Islam, rather than teaching us how to improve ourselves as isolated individuals, seeks to place us as part of a collective society. Through the Islamic way of living, Muslims are responsible not only for their own actions, but they must also be conscious of their role within the wider community and how they affect those around them. This model highlights the responsibility of individuals towards their wider community and recognizes the role we have to play in the wellbeing of others. This is how we progress as a society, and progress towards perfection in faith.
In this life we are all granted assets and bounties in different ways from Allah (swt). To some this may be in the form of abundant family, talent or skills. For others this may be in the form of material wealth. Some of these gifts may overlap and occur in one individual. It is an honour and blessing from Allah (swt) to be able to share these gifts with others.
Khums, which literally translates to “one-fifth”, is an annual tax and an obligatory form of charity. Khums is part of the Islamic economic system that aims to bring justice to society and strengthen humanity by requiring Muslims to donate 20% of their excess wealth, or savings. These donations are used to assist the orphans and the needy, aid in relief efforts from disasters, as well as support the institutions that contribute to the growth and propagation of Islamic knowledge.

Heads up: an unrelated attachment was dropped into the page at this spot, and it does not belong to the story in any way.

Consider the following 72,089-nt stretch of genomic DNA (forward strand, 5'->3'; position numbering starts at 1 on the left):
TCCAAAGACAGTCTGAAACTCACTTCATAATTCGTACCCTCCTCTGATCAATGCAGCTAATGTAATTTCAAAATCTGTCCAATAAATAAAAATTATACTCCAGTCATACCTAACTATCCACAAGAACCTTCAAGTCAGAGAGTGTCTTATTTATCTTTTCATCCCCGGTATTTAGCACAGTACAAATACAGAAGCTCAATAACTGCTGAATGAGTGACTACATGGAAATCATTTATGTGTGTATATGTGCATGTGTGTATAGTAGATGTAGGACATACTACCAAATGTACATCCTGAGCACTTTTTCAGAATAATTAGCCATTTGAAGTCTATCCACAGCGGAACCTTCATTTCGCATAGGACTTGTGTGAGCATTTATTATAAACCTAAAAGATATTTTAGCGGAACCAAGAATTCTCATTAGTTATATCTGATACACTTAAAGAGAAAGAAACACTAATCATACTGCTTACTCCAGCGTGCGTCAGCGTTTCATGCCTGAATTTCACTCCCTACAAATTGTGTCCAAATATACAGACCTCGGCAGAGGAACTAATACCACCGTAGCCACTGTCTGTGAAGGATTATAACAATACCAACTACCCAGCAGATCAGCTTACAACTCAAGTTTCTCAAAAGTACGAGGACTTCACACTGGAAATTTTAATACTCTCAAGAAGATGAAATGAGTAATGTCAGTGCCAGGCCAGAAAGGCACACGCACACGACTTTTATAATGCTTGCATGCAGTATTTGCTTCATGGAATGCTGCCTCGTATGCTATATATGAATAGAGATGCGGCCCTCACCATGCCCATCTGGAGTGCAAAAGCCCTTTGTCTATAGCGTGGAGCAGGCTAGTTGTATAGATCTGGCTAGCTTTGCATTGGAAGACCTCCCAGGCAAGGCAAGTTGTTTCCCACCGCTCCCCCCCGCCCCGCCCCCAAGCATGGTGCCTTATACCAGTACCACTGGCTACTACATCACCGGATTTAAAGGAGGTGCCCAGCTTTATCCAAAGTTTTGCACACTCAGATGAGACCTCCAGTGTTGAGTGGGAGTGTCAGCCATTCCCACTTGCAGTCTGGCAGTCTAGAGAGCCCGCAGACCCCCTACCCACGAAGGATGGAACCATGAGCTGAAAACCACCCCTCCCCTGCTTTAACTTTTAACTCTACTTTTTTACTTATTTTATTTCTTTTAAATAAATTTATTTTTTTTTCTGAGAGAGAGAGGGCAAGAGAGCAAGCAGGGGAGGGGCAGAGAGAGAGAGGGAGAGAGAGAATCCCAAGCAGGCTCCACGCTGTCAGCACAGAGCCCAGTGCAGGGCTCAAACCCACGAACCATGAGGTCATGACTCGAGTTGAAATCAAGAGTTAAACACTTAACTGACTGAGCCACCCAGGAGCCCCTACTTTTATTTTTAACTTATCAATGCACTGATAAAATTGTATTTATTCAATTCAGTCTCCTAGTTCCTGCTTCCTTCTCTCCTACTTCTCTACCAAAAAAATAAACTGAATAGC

“Know that whatever of a thing you acquire, a fifth of it is for Allah, for the Messenger, for the near relative, and the orphans, the needy, and the wayfarer” (Quran 8:41)
Typically, many Muslim households will mark one day of the calendar year, such as the New Year, on which they will calculate their expenditures and savings for the entire past year, and allocate 20% of their savings for that year to pay as their khums.